One of the most important challenges Public Relations practitioners will face for years to come is preventing inaccurate data, false information, and pseudo-facts from compromising their organisation’s reputation and integrity.
The highly popular TV series Yellowstone has provided a series of illustrations that highlight the importance of this for effective crisis communication and reputation management.
Yellowstone’s examples bring to the fore the actions associated with being proactive, transparent, and responsive in stakeholder engagement; maintaining a positive reputation; promoting the corporate brand and values; managing the online presence of this double edge media sword; and communicating openly and honestly with stakeholders, as well as taking into account their needs when making decisions.
However, research shows that before moving into these ‘responsive activities’, people today are so easily accepting information simply based on their repeated exposure to it. This is where the true value of a PR practitioner's experience and thinking becomes important to the executive team.
Misinformation, disinformation, or simply inaccurate information is on the rise. And, unfortunately, so is easily accepting information from ‘trusted’ sources – either internally or externally.
This is what is called the illusory truth effect (ITE) and it is critical for PR practitioners to understand this in their communication strategies.
Many will argue that ‘accepting information’ is fundamental to their role. However, many often accept new information from people with whom they are working that they would otherwise reject if they had been more thoughtful; especially during an issue or crisis situation.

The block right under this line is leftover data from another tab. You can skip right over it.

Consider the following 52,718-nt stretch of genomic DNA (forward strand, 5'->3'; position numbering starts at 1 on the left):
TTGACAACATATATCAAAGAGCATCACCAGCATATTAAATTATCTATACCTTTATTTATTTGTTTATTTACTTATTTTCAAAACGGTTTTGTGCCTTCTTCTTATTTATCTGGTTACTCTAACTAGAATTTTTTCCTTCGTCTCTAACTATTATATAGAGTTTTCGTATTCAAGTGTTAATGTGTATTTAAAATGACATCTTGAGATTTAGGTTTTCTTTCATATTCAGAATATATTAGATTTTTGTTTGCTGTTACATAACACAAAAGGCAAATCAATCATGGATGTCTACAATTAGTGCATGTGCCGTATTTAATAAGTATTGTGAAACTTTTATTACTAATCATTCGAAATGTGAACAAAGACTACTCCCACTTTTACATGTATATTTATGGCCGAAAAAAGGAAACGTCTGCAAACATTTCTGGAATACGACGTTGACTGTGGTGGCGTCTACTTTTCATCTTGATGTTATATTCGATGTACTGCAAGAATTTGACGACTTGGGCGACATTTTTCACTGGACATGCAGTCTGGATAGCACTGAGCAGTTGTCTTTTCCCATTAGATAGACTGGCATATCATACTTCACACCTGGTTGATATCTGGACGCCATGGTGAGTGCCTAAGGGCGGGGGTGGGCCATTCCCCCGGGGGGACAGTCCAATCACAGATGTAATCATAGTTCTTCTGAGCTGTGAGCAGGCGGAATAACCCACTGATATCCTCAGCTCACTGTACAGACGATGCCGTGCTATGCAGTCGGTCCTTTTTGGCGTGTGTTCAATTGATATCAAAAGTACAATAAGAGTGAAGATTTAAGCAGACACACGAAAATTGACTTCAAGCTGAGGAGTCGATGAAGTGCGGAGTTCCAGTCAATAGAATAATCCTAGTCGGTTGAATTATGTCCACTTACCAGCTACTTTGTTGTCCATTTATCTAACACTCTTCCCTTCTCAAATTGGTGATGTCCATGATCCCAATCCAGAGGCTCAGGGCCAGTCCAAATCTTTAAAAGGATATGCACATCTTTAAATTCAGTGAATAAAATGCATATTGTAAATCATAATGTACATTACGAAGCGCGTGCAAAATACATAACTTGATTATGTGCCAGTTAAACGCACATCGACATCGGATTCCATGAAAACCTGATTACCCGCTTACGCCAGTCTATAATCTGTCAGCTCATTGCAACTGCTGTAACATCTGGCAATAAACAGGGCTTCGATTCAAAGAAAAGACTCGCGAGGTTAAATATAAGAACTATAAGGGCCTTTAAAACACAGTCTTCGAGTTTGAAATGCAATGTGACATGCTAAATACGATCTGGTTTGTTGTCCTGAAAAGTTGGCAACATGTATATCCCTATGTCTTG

Most interesting is that research is also showing that even people with superior analytical skills are just as prone to ITE as everyone else.
Although internal fact-checking capabilities are there to ensure information is accurate, these processes are fallible. One of the simplest, but most important ways for the practitioner to adopt when receiving the information is to ask the basic question: “Is it true?” or “Is it accurate?”
Accepting information without asking this basic question can lead to the position where information will gain credibility with repetition. Practitioners must develop the ‘accuracy mindset’ to ensure important information does not fall into an epistemic bubble.
By nudging the truth, developing an accuracy mindset, and avoiding epistemic bubbles and bias blind spots, practitioners can combat the illusory truth effect and guard against negative consequences for their organisation with valid, accurate, and credible information.
Below are some more tips to prevent the ITE and to make better decisions:
Be aware of bias and how it might influence your thinking.
Stay alert for repeated statements that are without supporting evidence.
Think carefully about objective facts corroborating each version of the events.
Ponder on factors and values that influence your decisions to make better choices.
Challenge your biases every time you observe there are factors influencing your choices.
Be a critical thinker, asking further questions and deep diving into content.
Being conscious of the ITE raises your capability to be a reliable leader and a strategic thinker, able to inspire others to challenge their status quo and be a valuable member of the Executive team in any issue or crisis situation, or in developing corporate strategic communication plans.